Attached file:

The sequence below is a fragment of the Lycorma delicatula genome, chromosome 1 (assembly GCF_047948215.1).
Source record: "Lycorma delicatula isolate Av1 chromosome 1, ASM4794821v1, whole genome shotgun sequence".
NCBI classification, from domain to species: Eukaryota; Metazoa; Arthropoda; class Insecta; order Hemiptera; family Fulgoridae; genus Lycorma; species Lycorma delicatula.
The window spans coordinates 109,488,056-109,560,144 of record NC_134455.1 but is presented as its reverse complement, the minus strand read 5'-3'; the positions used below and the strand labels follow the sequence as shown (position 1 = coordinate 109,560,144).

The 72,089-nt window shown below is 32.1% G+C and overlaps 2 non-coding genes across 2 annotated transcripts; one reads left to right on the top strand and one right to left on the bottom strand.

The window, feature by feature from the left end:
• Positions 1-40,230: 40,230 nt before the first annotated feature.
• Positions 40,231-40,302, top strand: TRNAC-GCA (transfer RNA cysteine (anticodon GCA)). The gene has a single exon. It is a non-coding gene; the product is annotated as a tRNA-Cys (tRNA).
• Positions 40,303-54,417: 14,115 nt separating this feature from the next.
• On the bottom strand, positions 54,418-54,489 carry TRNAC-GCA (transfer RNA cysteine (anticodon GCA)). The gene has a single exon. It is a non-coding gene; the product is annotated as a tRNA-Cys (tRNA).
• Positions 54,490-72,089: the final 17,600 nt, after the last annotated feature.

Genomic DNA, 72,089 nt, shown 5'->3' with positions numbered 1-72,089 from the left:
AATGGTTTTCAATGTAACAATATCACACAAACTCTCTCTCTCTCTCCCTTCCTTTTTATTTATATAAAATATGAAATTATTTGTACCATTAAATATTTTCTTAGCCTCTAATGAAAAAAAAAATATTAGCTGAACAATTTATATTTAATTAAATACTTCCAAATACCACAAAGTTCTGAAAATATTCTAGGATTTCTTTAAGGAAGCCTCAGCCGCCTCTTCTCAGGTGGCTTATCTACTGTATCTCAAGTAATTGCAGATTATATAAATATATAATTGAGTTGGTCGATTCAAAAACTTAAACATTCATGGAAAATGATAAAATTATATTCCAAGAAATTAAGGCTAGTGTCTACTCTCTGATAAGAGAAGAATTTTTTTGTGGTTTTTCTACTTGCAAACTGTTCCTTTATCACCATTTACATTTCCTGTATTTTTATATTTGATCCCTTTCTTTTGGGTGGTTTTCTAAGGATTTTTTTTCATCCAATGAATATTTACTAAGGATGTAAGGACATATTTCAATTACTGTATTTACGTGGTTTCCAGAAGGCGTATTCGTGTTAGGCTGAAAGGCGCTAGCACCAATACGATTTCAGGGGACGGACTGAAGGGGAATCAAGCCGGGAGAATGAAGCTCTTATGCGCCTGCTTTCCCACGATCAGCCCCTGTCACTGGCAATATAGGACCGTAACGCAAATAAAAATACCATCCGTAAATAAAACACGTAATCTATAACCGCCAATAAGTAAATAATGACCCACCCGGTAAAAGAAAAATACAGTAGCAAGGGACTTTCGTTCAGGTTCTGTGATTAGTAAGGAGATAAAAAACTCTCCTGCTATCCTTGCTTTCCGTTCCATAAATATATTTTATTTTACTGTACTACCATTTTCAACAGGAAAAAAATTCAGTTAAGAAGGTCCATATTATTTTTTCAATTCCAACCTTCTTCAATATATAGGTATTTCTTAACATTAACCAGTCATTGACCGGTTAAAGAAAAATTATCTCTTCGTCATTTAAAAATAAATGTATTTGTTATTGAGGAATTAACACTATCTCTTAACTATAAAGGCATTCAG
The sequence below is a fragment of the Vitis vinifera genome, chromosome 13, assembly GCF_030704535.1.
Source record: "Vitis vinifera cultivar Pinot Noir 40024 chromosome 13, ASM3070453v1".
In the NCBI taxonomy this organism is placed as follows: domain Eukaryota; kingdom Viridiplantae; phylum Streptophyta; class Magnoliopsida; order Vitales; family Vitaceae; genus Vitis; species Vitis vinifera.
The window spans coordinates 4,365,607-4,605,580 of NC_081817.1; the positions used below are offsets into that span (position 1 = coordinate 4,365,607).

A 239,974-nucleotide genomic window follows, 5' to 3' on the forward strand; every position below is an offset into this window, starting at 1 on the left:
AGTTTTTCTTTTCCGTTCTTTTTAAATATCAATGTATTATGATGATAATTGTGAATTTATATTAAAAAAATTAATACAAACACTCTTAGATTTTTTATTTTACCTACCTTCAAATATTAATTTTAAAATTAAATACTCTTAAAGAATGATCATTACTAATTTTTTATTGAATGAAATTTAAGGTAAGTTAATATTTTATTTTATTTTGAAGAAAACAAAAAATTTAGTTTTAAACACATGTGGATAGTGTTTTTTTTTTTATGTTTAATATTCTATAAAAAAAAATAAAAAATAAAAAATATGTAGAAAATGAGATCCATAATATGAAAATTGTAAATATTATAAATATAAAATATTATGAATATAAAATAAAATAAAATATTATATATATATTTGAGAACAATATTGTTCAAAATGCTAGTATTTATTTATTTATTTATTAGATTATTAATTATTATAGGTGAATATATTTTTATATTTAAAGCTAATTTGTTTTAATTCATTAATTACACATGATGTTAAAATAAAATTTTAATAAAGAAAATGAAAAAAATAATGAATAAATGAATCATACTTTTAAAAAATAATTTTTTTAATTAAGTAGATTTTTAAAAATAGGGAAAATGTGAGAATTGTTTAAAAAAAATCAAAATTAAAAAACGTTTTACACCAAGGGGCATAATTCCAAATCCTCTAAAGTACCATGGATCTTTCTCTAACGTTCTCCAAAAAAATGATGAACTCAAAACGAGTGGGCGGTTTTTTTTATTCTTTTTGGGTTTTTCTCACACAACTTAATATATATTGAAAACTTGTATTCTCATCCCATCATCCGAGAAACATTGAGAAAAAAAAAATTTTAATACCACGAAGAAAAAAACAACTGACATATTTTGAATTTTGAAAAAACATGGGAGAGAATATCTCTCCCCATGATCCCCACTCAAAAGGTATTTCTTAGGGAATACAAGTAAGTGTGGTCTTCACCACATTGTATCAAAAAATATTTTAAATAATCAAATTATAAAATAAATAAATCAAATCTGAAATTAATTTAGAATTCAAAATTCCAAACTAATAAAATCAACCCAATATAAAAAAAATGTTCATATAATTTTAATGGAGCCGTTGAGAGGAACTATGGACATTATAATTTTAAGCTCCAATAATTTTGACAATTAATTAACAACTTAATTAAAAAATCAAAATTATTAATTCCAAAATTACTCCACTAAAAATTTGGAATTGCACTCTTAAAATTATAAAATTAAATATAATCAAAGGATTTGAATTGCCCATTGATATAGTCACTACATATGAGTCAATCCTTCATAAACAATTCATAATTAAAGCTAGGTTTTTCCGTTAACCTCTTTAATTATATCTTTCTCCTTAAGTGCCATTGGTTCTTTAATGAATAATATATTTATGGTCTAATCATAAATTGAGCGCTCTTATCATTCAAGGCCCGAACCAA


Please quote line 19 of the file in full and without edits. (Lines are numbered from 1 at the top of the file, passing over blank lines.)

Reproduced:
AGTTTTTCTTTTCCGTTCTTTTTAAATATCAATGTATTATGATGATAATTGTGAATTTATATTAAAAAAATTAATACAAACACTCTTAGATTTTTTATTTTACCTACCTTCAAATATTAATTTTAAAATTAAATACTCTTAAAGAATGATCATTACTAATTTTTTATTGAATGAAATTTAAGGTAAGTTAATATTTTATTTTATTTTGAAGAAAACAAAAAATTTAGTTTTAAACACATGTGGATAGTGTTTTTTTTTTTATGTTTAATATTCTATAAAAAAAAATAAAAAATAAAAAATATGTAGAAAATGAGATCCATAATATGAAAATTGTAAATATTATAAATATAAAATATTATGAATATAAAATAAAATAAAATATTATATATATATTTGAGAACAATATTGTTCAAAATGCTAGTATTTATTTATTTATTTATTAGATTATTAATTATTATAGGTGAATATATTTTTATATTTAAAGCTAATTTGTTTTAATTCATTAATTACACATGATGTTAAAATAAAATTTTAATAAAGAAAATGAAAAAAATAATGAATAAATGAATCATACTTTTAAAAAATAATTTTTTTAATTAAGTAGATTTTTAAAAATAGGGAAAATGTGAGAATTGTTTAAAAAAAATCAAAATTAAAAAACGTTTTACACCAAGGGGCATAATTCCAAATCCTCTAAAGTACCATGGATCTTTCTCTAACGTTCTCCAAAAAAATGATGAACTCAAAACGAGTGGGCGGTTTTTTTTATTCTTTTTGGGTTTTTCTCACACAACTTAATATATATTGAAAACTTGTATTCTCATCCCATCATCCGAGAAACATTGAGAAAAAAAAAATTTTAATACCACGAAGAAAAAAACAACTGACATATTTTGAATTTTGAAAAAACATGGGAGAGAATATCTCTCCCCATGATCCCCACTCAAAAGGTATTTCTTAGGGAATACAAGTAAGTGTGGTCTTCACCACATTGTATCAAAAAATATTTTAAATAATCAAATTATAAAATAAATAAATCAAATCTGAAATTAATTTAGAATTCAAAATTCCAAACTAATAAAATCAACCCAATATAAAAAAAATGTTCATATAATTTTAATGGAGCCGTTGAGAGGAACTATGGACATTATAATTTTAAGCTCCAATAATTTTGACAATTAATTAACAACTTAATTAAAAAATCAAAATTATTAATTCCAAAATTACTCCACTAAAAATTTGGAATTGCACTCTTAAAATTATAAAATTAAATATAATCAAAGGATTTGAATTGCCCATTGATATAGTCACTACATATGAGTCAATCCTTCATAAACAATTCATAATTAAAGCTAGGTTTTTCCGTTAACCTCTTTAATTATATCTTTCTCCTTAAGTGCCATTGGTTCTTTAATGAATAATATATTTATGGTCTAATCATAAATTGAGCGCTCTTATCATTCAAGGCCCGAACCAA